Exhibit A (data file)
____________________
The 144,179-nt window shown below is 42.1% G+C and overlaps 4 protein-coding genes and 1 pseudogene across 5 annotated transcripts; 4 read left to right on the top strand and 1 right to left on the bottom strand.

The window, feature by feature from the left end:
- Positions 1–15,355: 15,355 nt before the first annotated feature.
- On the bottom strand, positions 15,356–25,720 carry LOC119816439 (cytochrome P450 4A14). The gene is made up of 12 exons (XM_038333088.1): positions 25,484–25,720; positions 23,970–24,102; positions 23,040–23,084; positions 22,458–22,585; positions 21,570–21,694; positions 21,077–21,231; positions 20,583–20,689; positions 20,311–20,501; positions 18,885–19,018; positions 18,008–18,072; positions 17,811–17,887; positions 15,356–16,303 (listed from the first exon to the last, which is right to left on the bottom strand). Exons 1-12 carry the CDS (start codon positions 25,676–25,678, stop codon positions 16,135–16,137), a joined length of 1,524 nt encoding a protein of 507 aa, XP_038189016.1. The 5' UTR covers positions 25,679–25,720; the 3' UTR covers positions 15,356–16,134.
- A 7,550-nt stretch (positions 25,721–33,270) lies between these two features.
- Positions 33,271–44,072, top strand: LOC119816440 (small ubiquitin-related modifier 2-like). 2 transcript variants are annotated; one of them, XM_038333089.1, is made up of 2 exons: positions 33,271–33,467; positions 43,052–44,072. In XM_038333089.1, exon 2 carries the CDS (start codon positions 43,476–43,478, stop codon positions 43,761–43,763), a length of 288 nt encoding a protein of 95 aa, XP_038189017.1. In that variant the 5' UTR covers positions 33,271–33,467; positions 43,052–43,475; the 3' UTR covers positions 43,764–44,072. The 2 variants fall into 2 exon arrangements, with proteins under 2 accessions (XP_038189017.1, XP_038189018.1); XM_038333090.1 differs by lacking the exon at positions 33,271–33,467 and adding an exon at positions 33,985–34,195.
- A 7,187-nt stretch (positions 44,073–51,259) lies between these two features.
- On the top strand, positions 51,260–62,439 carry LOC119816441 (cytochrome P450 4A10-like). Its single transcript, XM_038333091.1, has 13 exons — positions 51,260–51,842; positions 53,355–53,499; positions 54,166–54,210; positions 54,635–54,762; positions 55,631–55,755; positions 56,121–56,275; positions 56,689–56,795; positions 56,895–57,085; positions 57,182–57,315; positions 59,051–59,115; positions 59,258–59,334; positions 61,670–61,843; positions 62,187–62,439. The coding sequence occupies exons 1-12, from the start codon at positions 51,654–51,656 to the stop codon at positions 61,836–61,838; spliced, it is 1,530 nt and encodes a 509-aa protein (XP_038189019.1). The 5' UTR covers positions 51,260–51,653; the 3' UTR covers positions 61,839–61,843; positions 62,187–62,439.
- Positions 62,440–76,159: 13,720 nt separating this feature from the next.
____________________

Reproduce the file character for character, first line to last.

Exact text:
The 144,179-nt window shown below is 42.1% G+C and overlaps 4 protein-coding genes and 1 pseudogene across 5 annotated transcripts; 4 read left to right on the top strand and 1 right to left on the bottom strand.

The window, feature by feature from the left end:
- Positions 1–15,355: 15,355 nt before the first annotated feature.
- On the bottom strand, positions 15,356–25,720 carry LOC119816439 (cytochrome P450 4A14). The gene is made up of 12 exons (XM_038333088.1): positions 25,484–25,720; positions 23,970–24,102; positions 23,040–23,084; positions 22,458–22,585; positions 21,570–21,694; positions 21,077–21,231; positions 20,583–20,689; positions 20,311–20,501; positions 18,885–19,018; positions 18,008–18,072; positions 17,811–17,887; positions 15,356–16,303 (listed from the first exon to the last, which is right to left on the bottom strand). Exons 1-12 carry the CDS (start codon positions 25,676–25,678, stop codon positions 16,135–16,137), a joined length of 1,524 nt encoding a protein of 507 aa, XP_038189016.1. The 5' UTR covers positions 25,679–25,720; the 3' UTR covers positions 15,356–16,134.
- A 7,550-nt stretch (positions 25,721–33,270) lies between these two features.
- Positions 33,271–44,072, top strand: LOC119816440 (small ubiquitin-related modifier 2-like). 2 transcript variants are annotated; one of them, XM_038333089.1, is made up of 2 exons: positions 33,271–33,467; positions 43,052–44,072. In XM_038333089.1, exon 2 carries the CDS (start codon positions 43,476–43,478, stop codon positions 43,761–43,763), a length of 288 nt encoding a protein of 95 aa, XP_038189017.1. In that variant the 5' UTR covers positions 33,271–33,467; positions 43,052–43,475; the 3' UTR covers positions 43,764–44,072. The 2 variants fall into 2 exon arrangements, with proteins under 2 accessions (XP_038189017.1, XP_038189018.1); XM_038333090.1 differs by lacking the exon at positions 33,271–33,467 and adding an exon at positions 33,985–34,195.
- A 7,187-nt stretch (positions 44,073–51,259) lies between these two features.
- On the top strand, positions 51,260–62,439 carry LOC119816441 (cytochrome P450 4A10-like). Its single transcript, XM_038333091.1, has 13 exons — positions 51,260–51,842; positions 53,355–53,499; positions 54,166–54,210; positions 54,635–54,762; positions 55,631–55,755; positions 56,121–56,275; positions 56,689–56,795; positions 56,895–57,085; positions 57,182–57,315; positions 59,051–59,115; positions 59,258–59,334; positions 61,670–61,843; positions 62,187–62,439. The coding sequence occupies exons 1-12, from the start codon at positions 51,654–51,656 to the stop codon at positions 61,836–61,838; spliced, it is 1,530 nt and encodes a 509-aa protein (XP_038189019.1). The 5' UTR covers positions 51,260–51,653; the 3' UTR covers positions 61,839–61,843; positions 62,187–62,439.
- Positions 62,440–76,159: 13,720 nt separating this feature from the next.